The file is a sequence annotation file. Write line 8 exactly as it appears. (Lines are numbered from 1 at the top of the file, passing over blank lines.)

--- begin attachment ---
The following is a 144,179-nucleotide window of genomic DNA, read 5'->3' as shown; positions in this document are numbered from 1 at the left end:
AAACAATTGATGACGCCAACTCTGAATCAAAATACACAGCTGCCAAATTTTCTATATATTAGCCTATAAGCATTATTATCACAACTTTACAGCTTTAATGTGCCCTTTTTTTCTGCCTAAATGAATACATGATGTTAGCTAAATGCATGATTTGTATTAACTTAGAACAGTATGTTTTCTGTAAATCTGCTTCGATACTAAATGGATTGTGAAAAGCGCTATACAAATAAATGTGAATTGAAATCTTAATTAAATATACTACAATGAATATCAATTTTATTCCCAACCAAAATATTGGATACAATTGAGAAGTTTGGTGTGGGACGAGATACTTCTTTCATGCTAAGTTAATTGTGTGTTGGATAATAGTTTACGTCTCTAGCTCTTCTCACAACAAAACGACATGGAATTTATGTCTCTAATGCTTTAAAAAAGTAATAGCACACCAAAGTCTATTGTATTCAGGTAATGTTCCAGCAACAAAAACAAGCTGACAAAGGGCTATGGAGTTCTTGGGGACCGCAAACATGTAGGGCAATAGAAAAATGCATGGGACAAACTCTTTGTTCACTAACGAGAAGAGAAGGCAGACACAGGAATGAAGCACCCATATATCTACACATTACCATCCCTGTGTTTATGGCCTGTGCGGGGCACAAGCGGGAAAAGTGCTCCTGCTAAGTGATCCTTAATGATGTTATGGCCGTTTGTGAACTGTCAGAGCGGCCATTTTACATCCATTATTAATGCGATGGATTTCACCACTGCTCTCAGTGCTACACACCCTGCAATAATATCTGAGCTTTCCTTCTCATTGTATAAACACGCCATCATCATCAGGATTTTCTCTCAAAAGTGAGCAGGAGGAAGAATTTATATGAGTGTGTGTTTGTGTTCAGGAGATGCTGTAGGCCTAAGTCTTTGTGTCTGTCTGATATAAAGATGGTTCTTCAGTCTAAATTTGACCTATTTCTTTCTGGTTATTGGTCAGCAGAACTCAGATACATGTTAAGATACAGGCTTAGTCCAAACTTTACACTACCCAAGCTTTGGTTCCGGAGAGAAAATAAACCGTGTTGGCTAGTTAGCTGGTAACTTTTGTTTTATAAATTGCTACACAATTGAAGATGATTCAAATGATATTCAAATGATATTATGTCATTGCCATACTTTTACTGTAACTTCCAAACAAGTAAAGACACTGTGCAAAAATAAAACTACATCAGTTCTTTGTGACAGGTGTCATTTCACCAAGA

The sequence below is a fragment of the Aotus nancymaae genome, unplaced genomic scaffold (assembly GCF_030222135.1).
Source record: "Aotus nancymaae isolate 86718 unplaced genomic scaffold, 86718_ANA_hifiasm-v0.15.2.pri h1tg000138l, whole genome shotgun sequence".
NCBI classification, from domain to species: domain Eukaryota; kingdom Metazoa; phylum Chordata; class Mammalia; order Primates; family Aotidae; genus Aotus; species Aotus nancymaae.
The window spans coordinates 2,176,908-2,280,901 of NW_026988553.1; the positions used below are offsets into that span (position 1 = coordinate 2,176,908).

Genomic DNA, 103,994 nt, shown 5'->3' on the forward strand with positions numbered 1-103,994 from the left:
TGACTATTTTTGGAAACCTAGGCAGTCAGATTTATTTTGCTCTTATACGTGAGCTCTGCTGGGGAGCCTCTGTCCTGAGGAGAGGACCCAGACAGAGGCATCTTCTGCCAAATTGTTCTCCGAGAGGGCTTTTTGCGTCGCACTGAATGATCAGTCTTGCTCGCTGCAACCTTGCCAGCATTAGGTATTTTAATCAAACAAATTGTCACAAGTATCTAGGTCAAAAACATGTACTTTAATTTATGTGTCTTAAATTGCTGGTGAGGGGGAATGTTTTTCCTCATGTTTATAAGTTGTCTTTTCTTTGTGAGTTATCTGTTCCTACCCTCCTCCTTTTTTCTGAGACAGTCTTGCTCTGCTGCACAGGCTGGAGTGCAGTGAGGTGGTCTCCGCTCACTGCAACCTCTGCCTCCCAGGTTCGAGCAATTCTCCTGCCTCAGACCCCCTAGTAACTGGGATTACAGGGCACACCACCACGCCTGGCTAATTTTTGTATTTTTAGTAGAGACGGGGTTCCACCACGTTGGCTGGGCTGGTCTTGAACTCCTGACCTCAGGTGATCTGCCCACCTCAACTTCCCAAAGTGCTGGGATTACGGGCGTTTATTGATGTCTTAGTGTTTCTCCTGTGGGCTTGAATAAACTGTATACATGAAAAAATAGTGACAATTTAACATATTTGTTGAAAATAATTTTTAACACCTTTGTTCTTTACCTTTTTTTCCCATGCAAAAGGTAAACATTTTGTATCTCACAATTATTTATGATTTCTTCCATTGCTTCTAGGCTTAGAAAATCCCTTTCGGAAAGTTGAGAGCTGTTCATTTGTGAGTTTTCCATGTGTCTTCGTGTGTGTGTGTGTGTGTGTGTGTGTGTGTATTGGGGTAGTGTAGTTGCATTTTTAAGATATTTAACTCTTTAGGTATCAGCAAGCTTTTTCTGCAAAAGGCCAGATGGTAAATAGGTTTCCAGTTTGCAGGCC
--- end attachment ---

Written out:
TGACTATTTTTGGAAACCTAGGCAGTCAGATTTATTTTGCTCTTATACGTGAGCTCTGCTGGGGAGCCTCTGTCCTGAGGAGAGGACCCAGACAGAGGCATCTTCTGCCAAATTGTTCTCCGAGAGGGCTTTTTGCGTCGCACTGAATGATCAGTCTTGCTCGCTGCAACCTTGCCAGCATTAGGTATTTTAATCAAACAAATTGTCACAAGTATCTAGGTCAAAAACATGTACTTTAATTTATGTGTCTTAAATTGCTGGTGAGGGGGAATGTTTTTCCTCATGTTTATAAGTTGTCTTTTCTTTGTGAGTTATCTGTTCCTACCCTCCTCCTTTTTTCTGAGACAGTCTTGCTCTGCTGCACAGGCTGGAGTGCAGTGAGGTGGTCTCCGCTCACTGCAACCTCTGCCTCCCAGGTTCGAGCAATTCTCCTGCCTCAGACCCCCTAGTAACTGGGATTACAGGGCACACCACCACGCCTGGCTAATTTTTGTATTTTTAGTAGAGACGGGGTTCCACCACGTTGGCTGGGCTGGTCTTGAACTCCTGACCTCAGGTGATCTGCCCACCTCAACTTCCCAAAGTGCTGGGATTACGGGCGTTTATTGATGTCTTAGTGTTTCTCCTGTGGGCTTGAATAAACTGTATACATGAAAAAATAGTGACAATTTAACATATTTGTTGAAAATAATTTTTAACACCTTTGTTCTTTACCTTTTTTTCCCATGCAAAAGGTAAACATTTTGTATCTCACAATTATTTATGATTTCTTCCATTGCTTCTAGGCTTAGAAAATCCCTTTCGGAAAGTTGAGAGCTGTTCATTTGTGAGTTTTCCATGTGTCTTCGTGTGTGTGTGTGTGTGTGTGTGTGTGTGTATTGGGGTAGTGTAGTTGCATTTTTAAGATATTTAACTCTTTAGGTATCAGCAAGCTTTTTCTGCAAAAGGCCAGATGGTAAATAGGTTTCCAGTTTGCAGGCC